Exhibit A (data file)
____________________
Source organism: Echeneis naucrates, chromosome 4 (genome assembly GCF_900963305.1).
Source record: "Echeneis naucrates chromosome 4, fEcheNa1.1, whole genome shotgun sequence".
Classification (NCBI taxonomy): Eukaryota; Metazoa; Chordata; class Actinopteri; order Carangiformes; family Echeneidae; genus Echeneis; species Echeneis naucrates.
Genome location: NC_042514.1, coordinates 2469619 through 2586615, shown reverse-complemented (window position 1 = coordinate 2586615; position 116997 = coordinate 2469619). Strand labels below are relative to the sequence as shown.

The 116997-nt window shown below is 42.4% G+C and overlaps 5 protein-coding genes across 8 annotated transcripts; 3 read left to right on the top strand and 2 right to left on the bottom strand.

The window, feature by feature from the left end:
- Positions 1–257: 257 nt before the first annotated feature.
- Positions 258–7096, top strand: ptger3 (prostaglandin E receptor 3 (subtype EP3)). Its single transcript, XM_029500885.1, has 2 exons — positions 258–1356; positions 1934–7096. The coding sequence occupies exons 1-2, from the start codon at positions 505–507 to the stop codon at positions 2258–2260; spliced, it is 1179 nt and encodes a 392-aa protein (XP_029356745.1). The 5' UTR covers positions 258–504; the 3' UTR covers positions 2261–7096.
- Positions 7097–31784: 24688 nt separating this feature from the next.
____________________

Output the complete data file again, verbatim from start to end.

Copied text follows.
Source organism: Echeneis naucrates, chromosome 4 (genome assembly GCF_900963305.1).
Source record: "Echeneis naucrates chromosome 4, fEcheNa1.1, whole genome shotgun sequence".
Classification (NCBI taxonomy): Eukaryota; Metazoa; Chordata; class Actinopteri; order Carangiformes; family Echeneidae; genus Echeneis; species Echeneis naucrates.
Genome location: NC_042514.1, coordinates 2469619 through 2586615, shown reverse-complemented (window position 1 = coordinate 2586615; position 116997 = coordinate 2469619). Strand labels below are relative to the sequence as shown.

The 116997-nt window shown below is 42.4% G+C and overlaps 5 protein-coding genes across 8 annotated transcripts; 3 read left to right on the top strand and 2 right to left on the bottom strand.

The window, feature by feature from the left end:
- Positions 1–257: 257 nt before the first annotated feature.
- Positions 258–7096, top strand: ptger3 (prostaglandin E receptor 3 (subtype EP3)). Its single transcript, XM_029500885.1, has 2 exons — positions 258–1356; positions 1934–7096. The coding sequence occupies exons 1-2, from the start codon at positions 505–507 to the stop codon at positions 2258–2260; spliced, it is 1179 nt and encodes a 392-aa protein (XP_029356745.1). The 5' UTR covers positions 258–504; the 3' UTR covers positions 2261–7096.
- Positions 7097–31784: 24688 nt separating this feature from the next.